It was the worst of trips, it was the best of trips... or something like that. It shouldn't be that hard to get from California to Kalamazoo, Michigan... right?
We were running late. My mom took far too long to pack and instead of leaving when we planned (to arrive at the airport two hours before our plane was to depart), we left in time to arrive at the airport thirty minutes before the flight would depart. Thirty minutes to park in a strange parking lot, figure out how to leave our vehicle in the long term parking lot, then determine the route of the shuttle bus that would take us from the parking lot to the terminal, rush (haha!) through the draconian, orwellian airport security “features” while my dad gets “special inspection” and finally find the gate where we would board.
Somehow we made it. (The door was shut immediately after my parents entered.) And then the flight to Las Vegas to connect us to Chicago. Now, I've been on more than a few flights. The worst of which was from Atlanta to Los Angeles on the way back from a Hurricane Katrina relief trip where I had a fever and constantly felt like losing my lunch... and never finding it again. But this was different.
I've never experience claustrophobia before, except one time as a young child when a hay maze caved in. I'd certainly never felt claustrophobic on an airplane before, but this time the walls were closing in. The air was becoming stale. My lungs could not breathe quick enough. The oxygen was not reaching my blood. I was going to die... then I defeated it with logic. (Have I mentioned I'm a nerd?) The walls could not be closing in, there was plenty of room (and air) on the plane and there was nothing wrong with my hemoglobin. I have no idea what happened. Well, I have a guess, but that's saved for another blog. Ask me and maybe I'll tell you. ;)
Regardless, I arrived at the airport, conscious and well. However, our hotel's free shuttle did not. It was five minutes past the time that we had confirmed (twice!) that there would be a free ride for us from Midway airport in Chicago to our hotel. The hotel that we explicitly made reservations with because they offered a free shuttle from Midway airport to the hotel. The exchange went a little something like this...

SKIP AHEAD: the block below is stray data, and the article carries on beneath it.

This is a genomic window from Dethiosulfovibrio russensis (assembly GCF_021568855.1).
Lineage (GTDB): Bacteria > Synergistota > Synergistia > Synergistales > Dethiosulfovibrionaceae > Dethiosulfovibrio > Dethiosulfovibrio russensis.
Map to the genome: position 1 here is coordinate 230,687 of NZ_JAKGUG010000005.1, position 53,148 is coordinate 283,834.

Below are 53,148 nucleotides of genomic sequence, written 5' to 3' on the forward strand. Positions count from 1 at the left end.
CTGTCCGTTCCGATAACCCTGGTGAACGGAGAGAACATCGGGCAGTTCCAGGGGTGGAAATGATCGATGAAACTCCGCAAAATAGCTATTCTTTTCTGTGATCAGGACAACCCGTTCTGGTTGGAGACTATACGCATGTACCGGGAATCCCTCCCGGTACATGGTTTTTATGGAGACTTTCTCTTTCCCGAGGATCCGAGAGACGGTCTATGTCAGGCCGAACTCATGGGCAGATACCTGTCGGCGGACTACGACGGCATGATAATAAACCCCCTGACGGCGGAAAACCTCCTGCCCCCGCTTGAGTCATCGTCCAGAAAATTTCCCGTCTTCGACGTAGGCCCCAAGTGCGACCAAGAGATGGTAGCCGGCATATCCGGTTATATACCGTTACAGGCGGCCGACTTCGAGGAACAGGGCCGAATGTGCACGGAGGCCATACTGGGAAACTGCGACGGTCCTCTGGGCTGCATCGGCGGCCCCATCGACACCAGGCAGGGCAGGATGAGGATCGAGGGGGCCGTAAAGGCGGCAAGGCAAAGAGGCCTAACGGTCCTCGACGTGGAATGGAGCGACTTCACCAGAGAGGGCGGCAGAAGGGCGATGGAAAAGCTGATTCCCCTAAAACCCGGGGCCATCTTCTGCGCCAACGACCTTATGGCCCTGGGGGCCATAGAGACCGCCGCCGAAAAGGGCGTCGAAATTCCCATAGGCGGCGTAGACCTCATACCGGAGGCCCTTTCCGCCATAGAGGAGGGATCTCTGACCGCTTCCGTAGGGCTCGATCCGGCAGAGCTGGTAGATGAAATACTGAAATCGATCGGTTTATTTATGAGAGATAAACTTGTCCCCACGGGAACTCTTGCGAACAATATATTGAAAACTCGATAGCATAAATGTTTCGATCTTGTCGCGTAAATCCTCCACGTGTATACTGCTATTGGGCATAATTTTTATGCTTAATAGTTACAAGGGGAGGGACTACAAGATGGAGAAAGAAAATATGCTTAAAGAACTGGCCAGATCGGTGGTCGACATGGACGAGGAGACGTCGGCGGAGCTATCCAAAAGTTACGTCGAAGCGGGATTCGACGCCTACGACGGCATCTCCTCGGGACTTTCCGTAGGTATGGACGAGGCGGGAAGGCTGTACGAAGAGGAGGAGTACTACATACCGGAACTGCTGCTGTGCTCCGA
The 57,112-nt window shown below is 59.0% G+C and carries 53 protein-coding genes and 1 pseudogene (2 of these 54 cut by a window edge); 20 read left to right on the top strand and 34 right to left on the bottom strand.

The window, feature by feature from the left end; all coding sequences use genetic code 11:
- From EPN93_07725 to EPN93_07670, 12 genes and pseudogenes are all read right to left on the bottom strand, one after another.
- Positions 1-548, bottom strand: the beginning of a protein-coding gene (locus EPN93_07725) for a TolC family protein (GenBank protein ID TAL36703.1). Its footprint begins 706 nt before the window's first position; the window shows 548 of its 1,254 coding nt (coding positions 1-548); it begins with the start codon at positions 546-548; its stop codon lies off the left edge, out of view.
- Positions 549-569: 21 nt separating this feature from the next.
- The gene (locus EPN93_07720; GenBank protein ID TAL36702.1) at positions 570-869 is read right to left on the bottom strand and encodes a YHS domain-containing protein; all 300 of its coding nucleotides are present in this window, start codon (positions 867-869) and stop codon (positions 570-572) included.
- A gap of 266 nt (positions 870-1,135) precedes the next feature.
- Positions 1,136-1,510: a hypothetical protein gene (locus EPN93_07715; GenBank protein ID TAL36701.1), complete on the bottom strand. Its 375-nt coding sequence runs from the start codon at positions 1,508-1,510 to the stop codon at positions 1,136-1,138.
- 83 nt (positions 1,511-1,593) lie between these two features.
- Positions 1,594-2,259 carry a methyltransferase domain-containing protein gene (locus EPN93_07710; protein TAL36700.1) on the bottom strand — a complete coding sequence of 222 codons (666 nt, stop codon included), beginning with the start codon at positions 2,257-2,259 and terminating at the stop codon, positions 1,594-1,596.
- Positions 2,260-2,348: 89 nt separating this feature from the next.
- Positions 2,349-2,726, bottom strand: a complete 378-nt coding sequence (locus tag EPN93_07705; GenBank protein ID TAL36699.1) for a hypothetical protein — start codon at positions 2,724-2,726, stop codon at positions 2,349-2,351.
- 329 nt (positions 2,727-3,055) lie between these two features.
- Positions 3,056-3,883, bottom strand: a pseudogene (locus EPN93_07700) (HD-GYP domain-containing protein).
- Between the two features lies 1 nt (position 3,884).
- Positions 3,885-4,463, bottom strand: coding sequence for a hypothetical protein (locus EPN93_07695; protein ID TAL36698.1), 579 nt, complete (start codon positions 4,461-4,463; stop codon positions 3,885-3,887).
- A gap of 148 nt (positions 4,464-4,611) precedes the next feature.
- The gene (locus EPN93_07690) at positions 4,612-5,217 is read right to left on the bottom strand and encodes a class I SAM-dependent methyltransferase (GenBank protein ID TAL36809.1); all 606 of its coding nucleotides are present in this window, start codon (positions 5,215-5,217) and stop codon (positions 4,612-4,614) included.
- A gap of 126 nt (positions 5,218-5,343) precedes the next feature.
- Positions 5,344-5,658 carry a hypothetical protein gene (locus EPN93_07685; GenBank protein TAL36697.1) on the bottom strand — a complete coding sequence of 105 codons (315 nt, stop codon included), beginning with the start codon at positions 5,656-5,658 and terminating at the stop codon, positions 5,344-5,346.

“Mom, we should call and make sure they are sending us the shuttle.”
“Well, they are only five minutes late, and it's a thirty minute drive...”
“Mom, it's two in the morning... I'm sure not even Chicago has traffic at this time, and the paid employees who drive the shuttle's certainly have nowhere better to be.”
“Oh I'm sorry ma'am, our shuttle only goes to O'Hare. We don't pick up from Midway.”
“But we made reservations with you because of your free shuttle pickup at Midway.”
“Sorry ma'am, there's nothing we can do.”
“You assured me today, twice, that you would have someone here to pick us up when we came off the plane. You told us to stand at door two at Midway and here we are... where are you?”
“I suggest taking a taxi. Goodbye.”
Supposedly, a manager was also called, but that did nothing to help the situation. We called Best Western's Guest Relations, also no help. In the end, we took a taxi. A $59 taxi. With a driver who played Elvis on his Ipod Touch. Elvis singing gospel hymns. Elvis singing my all time least like song, He Touched Me. I literally felt like I was in a nightmare that I could not wake up from.
We arrived at the hotel and the hallways smelled like a rotten seashore. It was a peculiar saltwater smell mixed with rotten fish and moldy seaweed. But we were too tired to care. We collapsed on our beds, exhausted, nearly two hours after stepping off of the plane and with our wallets $59 lighter due to non-budgeted expenses. After complaining to the manager face to face the next morning (still no help) we left in search of our previously arranged rental car so we could drive from Chicago, IL to Kalamazoo, MI.
Simply because nothing could be simple on this trip, the car rental place was found in the lobby of a hotel we eventually located three miles away. The car was a Subaru Forester and the three of us were cramped in the back seat. An uncomfortable back seat that was our little cubby hole for the next three hours while we braved Chicago construction traffic and a multitude of seemingly random “coin-only” tolls.
Five weary travelers arrived at the final destination, a(nother) Best Western in Kalamazoo, where the wedding party and family was staying. And we found the non-smoking hotel to be filled with the smell of smoke and cigarettes. While there was only a hint of smoke in mine and my brother's room, my parent's room was terrible. After a room change we were finally able to crash.
Here ends Chapter First...
What We’re Called Really Sticks
1 month ago